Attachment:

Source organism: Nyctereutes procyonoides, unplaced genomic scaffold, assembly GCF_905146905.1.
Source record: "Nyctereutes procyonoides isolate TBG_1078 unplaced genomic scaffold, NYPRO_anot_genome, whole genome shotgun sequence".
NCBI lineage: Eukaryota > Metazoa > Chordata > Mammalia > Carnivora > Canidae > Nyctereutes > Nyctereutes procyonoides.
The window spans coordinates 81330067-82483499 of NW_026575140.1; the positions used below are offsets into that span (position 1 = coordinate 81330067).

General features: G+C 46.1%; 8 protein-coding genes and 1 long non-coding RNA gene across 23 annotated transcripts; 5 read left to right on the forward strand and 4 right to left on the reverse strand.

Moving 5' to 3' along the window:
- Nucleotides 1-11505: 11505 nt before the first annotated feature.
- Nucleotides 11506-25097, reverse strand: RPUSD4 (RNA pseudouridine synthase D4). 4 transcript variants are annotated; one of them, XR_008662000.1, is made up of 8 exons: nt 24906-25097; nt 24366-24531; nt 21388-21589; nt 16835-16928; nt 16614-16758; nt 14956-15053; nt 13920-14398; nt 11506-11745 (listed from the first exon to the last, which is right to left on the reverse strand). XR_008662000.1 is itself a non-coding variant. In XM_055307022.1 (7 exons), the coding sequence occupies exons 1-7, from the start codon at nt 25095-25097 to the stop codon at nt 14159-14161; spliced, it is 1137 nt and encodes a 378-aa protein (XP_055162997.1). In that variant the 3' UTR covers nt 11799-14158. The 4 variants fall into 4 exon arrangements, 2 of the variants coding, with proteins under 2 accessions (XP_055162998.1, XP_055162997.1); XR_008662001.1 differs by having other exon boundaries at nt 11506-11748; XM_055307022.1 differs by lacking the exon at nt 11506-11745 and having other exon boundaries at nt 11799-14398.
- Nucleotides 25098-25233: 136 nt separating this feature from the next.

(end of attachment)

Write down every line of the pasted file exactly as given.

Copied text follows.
Source organism: Nyctereutes procyonoides, unplaced genomic scaffold, assembly GCF_905146905.1.
Source record: "Nyctereutes procyonoides isolate TBG_1078 unplaced genomic scaffold, NYPRO_anot_genome, whole genome shotgun sequence".
NCBI lineage: Eukaryota > Metazoa > Chordata > Mammalia > Carnivora > Canidae > Nyctereutes > Nyctereutes procyonoides.
The window spans coordinates 81330067-82483499 of NW_026575140.1; the positions used below are offsets into that span (position 1 = coordinate 81330067).

General features: G+C 46.1%; 8 protein-coding genes and 1 long non-coding RNA gene across 23 annotated transcripts; 5 read left to right on the forward strand and 4 right to left on the reverse strand.

Moving 5' to 3' along the window:
- Nucleotides 1-11505: 11505 nt before the first annotated feature.
- Nucleotides 11506-25097, reverse strand: RPUSD4 (RNA pseudouridine synthase D4). 4 transcript variants are annotated; one of them, XR_008662000.1, is made up of 8 exons: nt 24906-25097; nt 24366-24531; nt 21388-21589; nt 16835-16928; nt 16614-16758; nt 14956-15053; nt 13920-14398; nt 11506-11745 (listed from the first exon to the last, which is right to left on the reverse strand). XR_008662000.1 is itself a non-coding variant. In XM_055307022.1 (7 exons), the coding sequence occupies exons 1-7, from the start codon at nt 25095-25097 to the stop codon at nt 14159-14161; spliced, it is 1137 nt and encodes a 378-aa protein (XP_055162997.1). In that variant the 3' UTR covers nt 11799-14158. The 4 variants fall into 4 exon arrangements, 2 of the variants coding, with proteins under 2 accessions (XP_055162998.1, XP_055162997.1); XR_008662001.1 differs by having other exon boundaries at nt 11506-11748; XM_055307022.1 differs by lacking the exon at nt 11506-11745 and having other exon boundaries at nt 11799-14398.
- Nucleotides 25098-25233: 136 nt separating this feature from the next.